Samsung, IBM, Tencent Lead AI Patent Race, Europe Lags

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Three companies – Samsung, IBM and Tencent – dominate the global AI patent race over the past 10 years, while fierce competition between the U.S, and China overshadows other countries and regions, including the EU.

These are the key findings of OxFirst, a specialist in IP law and economics (and spin out of Oxford University), which also reported that multiple neural nets, machine learning and speech recognition are driving the market.

“Patents are mainly filed in the area of interconnectivity and system architecture, suggesting that top players focus primarily on protecting technologies covering multiple neural nets,” OxFirst said in its announcement today. “Other areas of crucial importance are ML and bootstrap methods, alongside procedures used during speech recognition processes; e.g. the further establishment of human-machine dialogue.”

OxFirst said its sector-specific analysis suggests that major companies have focused on AI in the medical space, particularly medical diagnosis, medical simulation and data mining.


OxFirst categorized Samsung, IBM and Tencent as “the most important patent owners in AI” and said Korea-based Samsung “by and large dominates the space” with more than 5,000 patents worldwide. The organization also noted that “no European company can be found among the top 20 patent owners.”

Company Patent Count:

Samsung Electronics: 5,073

IBM: 2,062

Tencent: 2,062

LG Electronics: 1,541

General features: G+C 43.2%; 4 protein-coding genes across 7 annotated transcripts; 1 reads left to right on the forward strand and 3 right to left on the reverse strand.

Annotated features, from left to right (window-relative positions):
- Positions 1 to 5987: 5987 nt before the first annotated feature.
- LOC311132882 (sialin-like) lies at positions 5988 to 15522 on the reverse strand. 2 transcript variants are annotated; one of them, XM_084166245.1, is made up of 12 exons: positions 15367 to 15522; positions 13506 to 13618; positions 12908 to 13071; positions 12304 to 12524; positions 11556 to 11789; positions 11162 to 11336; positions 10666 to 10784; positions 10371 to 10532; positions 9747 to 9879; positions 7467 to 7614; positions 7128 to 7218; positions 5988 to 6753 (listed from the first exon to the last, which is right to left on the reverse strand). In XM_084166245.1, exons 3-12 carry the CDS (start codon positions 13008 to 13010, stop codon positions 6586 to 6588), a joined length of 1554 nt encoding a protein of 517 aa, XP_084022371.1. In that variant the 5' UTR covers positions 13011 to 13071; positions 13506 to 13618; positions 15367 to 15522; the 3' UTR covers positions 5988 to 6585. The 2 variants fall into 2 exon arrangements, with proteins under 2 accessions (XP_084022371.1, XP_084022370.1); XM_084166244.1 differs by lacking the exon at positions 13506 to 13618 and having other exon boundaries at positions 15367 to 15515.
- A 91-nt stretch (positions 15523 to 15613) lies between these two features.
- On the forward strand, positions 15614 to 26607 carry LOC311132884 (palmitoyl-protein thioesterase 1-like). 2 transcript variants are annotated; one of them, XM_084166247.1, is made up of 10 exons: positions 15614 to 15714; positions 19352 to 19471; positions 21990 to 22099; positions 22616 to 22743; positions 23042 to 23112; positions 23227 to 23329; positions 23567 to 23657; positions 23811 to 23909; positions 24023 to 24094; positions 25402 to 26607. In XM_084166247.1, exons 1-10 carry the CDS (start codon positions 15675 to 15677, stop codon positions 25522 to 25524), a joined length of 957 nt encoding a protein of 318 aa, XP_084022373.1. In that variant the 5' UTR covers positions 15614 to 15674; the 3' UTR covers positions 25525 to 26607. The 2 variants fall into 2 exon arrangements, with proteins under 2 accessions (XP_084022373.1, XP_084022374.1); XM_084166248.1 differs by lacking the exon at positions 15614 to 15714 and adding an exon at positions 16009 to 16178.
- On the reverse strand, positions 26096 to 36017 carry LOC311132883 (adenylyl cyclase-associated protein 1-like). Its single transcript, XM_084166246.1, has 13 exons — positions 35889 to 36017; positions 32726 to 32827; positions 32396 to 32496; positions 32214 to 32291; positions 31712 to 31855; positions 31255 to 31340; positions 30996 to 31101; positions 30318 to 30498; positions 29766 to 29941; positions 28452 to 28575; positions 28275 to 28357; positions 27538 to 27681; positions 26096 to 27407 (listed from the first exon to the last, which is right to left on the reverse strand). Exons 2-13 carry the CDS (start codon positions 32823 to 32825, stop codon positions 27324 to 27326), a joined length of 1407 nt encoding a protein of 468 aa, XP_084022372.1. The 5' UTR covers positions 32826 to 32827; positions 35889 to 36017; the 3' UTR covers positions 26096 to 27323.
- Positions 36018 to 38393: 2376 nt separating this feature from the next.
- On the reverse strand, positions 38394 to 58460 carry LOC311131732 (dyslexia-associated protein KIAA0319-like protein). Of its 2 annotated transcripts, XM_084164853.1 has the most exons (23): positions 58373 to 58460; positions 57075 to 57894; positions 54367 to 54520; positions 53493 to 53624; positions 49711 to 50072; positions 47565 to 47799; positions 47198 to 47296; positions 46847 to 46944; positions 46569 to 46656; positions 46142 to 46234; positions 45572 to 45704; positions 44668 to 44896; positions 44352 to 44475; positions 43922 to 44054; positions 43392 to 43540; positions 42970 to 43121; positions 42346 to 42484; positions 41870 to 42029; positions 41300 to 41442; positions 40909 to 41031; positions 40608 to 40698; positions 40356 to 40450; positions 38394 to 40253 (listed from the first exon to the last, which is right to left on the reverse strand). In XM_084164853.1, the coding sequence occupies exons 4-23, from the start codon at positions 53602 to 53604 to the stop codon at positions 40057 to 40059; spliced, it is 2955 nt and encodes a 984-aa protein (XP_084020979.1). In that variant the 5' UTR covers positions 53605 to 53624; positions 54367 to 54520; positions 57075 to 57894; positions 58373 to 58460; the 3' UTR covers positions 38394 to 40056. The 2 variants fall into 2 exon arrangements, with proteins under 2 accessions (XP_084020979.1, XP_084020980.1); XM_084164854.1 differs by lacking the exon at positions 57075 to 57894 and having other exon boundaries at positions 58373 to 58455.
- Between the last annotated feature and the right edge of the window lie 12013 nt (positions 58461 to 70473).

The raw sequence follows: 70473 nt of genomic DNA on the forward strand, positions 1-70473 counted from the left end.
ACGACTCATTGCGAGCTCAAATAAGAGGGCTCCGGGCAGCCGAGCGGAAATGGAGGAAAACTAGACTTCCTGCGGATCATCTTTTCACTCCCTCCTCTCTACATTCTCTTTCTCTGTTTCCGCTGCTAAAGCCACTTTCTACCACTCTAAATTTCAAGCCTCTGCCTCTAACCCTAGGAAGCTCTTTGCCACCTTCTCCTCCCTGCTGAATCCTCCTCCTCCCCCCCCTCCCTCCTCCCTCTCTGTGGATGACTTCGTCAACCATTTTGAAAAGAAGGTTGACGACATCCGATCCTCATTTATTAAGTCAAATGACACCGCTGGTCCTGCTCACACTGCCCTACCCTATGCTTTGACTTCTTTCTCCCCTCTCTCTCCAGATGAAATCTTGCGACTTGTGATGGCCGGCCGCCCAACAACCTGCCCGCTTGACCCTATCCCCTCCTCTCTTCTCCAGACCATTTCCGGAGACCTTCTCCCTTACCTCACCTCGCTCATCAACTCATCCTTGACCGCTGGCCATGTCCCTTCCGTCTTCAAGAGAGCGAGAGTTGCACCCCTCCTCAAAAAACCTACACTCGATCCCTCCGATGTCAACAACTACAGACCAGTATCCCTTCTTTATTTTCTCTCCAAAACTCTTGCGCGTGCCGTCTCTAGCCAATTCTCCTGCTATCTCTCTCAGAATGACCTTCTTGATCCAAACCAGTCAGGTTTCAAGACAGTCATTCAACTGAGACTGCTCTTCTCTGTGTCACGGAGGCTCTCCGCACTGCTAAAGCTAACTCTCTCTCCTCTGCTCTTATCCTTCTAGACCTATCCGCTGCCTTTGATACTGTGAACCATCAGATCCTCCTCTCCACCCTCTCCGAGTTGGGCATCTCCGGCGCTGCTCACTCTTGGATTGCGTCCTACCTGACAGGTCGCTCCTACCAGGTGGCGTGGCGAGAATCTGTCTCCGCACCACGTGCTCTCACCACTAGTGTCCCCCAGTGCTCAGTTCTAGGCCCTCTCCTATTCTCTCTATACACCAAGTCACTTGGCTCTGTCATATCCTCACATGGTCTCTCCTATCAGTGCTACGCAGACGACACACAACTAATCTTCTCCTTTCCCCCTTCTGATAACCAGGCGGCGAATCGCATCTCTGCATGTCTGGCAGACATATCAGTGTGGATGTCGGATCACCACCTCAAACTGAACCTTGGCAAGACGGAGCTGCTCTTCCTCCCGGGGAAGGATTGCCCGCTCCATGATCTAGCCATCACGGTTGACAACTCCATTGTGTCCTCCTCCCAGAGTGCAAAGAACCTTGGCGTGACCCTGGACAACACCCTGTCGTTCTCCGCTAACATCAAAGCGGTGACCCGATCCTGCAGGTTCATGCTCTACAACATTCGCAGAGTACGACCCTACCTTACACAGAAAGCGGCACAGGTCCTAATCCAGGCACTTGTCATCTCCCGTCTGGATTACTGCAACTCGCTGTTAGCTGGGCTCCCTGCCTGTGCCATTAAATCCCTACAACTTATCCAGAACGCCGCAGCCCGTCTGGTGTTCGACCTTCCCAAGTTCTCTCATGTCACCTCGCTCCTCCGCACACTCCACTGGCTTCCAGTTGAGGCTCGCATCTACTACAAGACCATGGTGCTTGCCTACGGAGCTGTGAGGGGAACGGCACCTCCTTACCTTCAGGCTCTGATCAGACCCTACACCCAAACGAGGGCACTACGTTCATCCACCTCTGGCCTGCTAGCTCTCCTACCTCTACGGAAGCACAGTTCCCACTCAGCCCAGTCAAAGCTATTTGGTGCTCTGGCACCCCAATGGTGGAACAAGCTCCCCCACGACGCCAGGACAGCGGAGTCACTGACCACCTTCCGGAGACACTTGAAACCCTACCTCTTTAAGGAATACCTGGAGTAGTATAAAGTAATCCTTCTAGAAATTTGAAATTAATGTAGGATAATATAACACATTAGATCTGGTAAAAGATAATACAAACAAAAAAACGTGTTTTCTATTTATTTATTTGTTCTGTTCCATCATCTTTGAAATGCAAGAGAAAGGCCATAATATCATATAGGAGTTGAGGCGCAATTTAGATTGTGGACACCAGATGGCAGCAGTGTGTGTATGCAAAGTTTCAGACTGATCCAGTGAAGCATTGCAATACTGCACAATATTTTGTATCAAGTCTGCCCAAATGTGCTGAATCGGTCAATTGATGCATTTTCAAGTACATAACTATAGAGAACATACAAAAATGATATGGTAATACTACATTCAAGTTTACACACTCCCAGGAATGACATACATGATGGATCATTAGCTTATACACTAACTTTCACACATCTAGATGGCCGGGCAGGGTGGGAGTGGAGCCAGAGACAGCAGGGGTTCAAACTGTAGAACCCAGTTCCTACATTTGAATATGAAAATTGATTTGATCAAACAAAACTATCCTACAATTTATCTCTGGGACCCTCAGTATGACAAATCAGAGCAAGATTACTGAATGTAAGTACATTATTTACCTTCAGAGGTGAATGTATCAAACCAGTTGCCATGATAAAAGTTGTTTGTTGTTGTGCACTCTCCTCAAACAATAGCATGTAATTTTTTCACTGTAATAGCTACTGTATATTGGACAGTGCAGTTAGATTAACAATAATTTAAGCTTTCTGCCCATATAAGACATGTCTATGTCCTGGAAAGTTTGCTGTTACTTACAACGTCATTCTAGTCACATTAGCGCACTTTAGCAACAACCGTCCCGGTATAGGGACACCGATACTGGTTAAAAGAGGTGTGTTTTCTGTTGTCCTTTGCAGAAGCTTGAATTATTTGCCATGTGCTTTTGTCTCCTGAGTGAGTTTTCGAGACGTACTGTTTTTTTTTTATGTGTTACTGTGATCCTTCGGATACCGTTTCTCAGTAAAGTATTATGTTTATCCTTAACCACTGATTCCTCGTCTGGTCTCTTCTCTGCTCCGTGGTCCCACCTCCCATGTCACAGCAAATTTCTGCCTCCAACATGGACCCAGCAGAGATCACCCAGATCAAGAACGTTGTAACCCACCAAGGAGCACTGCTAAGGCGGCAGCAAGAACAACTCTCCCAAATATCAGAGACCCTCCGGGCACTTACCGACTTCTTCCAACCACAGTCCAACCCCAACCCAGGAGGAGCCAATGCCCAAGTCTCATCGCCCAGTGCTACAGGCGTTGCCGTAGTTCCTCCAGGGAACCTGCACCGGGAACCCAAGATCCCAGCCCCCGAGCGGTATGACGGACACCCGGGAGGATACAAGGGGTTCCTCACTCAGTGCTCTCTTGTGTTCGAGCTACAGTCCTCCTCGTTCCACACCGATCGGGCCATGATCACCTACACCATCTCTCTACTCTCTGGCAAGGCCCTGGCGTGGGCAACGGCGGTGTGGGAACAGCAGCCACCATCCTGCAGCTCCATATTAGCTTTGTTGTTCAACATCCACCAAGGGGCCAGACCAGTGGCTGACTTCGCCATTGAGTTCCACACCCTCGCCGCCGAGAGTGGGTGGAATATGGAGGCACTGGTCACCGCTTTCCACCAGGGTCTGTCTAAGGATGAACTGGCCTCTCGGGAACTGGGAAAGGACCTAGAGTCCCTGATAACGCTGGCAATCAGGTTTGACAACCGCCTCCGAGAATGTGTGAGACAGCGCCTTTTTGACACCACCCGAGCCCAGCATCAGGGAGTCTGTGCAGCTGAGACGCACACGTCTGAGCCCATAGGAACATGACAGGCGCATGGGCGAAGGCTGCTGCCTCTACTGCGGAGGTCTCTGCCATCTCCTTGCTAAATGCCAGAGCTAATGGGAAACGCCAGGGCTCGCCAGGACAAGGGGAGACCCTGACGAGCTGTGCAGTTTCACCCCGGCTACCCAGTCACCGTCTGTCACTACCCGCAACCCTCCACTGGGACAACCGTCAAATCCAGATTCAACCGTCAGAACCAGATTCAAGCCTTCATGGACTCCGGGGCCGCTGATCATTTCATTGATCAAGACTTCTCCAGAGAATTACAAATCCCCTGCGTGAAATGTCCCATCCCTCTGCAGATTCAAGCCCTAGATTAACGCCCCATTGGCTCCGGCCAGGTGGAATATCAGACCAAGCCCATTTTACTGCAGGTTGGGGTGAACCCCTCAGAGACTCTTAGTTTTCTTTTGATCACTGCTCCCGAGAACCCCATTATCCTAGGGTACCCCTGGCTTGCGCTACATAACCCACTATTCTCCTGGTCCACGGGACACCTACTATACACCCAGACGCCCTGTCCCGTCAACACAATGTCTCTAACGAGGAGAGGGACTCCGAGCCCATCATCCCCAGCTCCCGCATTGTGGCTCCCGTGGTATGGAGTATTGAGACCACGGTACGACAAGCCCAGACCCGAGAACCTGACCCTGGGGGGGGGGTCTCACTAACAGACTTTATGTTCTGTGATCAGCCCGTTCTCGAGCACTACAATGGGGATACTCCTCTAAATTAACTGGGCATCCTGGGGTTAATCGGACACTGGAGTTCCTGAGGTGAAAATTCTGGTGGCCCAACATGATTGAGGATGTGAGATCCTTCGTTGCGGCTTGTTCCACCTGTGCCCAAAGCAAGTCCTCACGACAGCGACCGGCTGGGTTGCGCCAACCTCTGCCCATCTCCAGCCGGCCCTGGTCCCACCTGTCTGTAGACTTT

Microsoft Technology: 1,388

Baidu: 1,221

State Grid Corp., China: 1,027

AT&T: 941

Ping An Tech, Shenzen: 802

Intel: 746


Looking at patents by country, OxFirst stated that “the fight for market share in the AI space is clearly reflected in the geographical assessment of patents. China, the U.S. and the Republic of Korea report most patent filings. Compared to the over 100,000 filings with the Chinese Patent Office, the barely over 5,000 patents filed with the European Patent Office appear negligible in comparison.

OxFirst noted legal limitations in some regions, noting that in the EU, the European Patent Convention has imposed restrictions on software patents, while the U.S. Supreme Court’s decision in Alice Corp. v. Cls Bank established boundaries on the eligibility of patent protection for software. “Arguably, Chinese patent law may offer further scope for patent protection,” OxFirst said.

Countries Patent Count

China (SIPO): 106,650

United States (USPTO): 60,003

World Intellectual Property Organization (WIPO): 20,407

Republic of Korea (KIPO): 12,897

Japan (JPO): 9,682

European Patent Office (EPO): 5,201

Australia (AU): 3,715

Canada (CA): 2,702

Taiwan (TW): 682

Great Britain (GB): 535

“This data suggests that companies are recognising the economic potential of patents,” said Dr. Roya Ghafele, executive director of OxFirst. “The analysis helps assess how different patent owners perform in comparison to each other and how the patent space is distributed among them. Match this against a patent licensing rate of 15 percent, which can be caught across the sector and it becomes evident that even a small fraction of the patents in this space could offer attractive financial returns. This can be achieved by either trading the patents directly or indirectly.”

OxFirst noted that AI patent landscape has cooled from its 2017-18 peak, when ML patent applications increased by more than 68 percent compared with the rest of the decade starting 2010.